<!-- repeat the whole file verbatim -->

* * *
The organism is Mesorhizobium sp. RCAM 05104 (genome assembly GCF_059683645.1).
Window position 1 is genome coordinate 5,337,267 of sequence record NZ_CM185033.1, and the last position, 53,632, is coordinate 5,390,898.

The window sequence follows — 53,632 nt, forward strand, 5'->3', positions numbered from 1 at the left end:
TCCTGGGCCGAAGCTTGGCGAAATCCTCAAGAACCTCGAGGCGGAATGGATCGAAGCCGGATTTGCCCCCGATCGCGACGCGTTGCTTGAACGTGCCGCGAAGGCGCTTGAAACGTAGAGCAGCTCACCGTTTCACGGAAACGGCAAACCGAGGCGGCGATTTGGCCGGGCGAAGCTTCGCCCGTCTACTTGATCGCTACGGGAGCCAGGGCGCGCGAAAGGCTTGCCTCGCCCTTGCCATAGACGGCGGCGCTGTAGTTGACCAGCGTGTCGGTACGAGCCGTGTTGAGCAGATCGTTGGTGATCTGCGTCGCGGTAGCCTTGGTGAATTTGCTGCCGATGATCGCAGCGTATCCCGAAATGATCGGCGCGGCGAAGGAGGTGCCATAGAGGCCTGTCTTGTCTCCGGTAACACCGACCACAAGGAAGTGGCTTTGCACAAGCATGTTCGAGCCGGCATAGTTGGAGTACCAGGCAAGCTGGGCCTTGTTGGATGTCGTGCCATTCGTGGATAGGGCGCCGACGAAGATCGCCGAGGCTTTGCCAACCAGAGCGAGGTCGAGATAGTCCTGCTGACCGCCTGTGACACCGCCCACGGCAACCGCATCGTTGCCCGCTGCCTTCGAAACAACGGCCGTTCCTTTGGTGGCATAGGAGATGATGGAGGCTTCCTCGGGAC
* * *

The organism is Mesorhizobium sp. RCAM 05104 (genome assembly GCF_059683645.1).
Window position 1 is genome coordinate 5,337,267 of sequence record NZ_CM185033.1, and the last position, 53,632, is coordinate 5,390,898.

The window sequence follows — 53,632 nt, forward strand, 5'->3', positions numbered from 1 at the left end:
TCCTGGGCCGAAGCTTGGCGAAATCCTCAAGAACCTCGAGGCGGAATGGATCGAAGCCGGATTTGCCCCCGATCGCGACGCGTTGCTTGAACGTGCCGCGAAGGCGCTTGAAACGTAGAGCAGCTCACCGTTTCACGGAAACGGCAAACCGAGGCGGCGATTTGGCCGGGCGAAGCTTCGCCCGTCTACTTGATCGCTACGGGAGCCAGGGCGCGCGAAAGGCTTGCCTCGCCCTTGCCATAGACGGCGGCGCTGTAGTTGACCAGCGTGTCGGTACGAGCCGTGTTGAGCAGATCGTTGGTGATCTGCGTCGCGGTAGCCTTGGTGAATTTGCTGCCGATGATCGCAGCGTATCCCGAAATGATCGGCGCGGCGAAGGAGGTGCCATAGAGGCCTGTCTTGTCTCCGGTAACACCGACCACAAGGAAGTGGCTTTGCACAAGCATGTTCGAGCCGGCATAGTTGGAGTACCAGGCAAGCTGGGCCTTGTTGGATGTCGTGCCATTCGTGGATAGGGCGCCGACGAAGATCGCCGAGGCTTTGCCAACCAGAGCGAGGTCGAGATAGTCCTGCTGACCGCCTGTGACACCGCCCACGGCAACCGCATCGTTGCCCGCTGCCTTCGAAACAACGGCCGTTCCTTTGGTGGCATAGGAGATGATGGAGGCTTCCTCGGGAC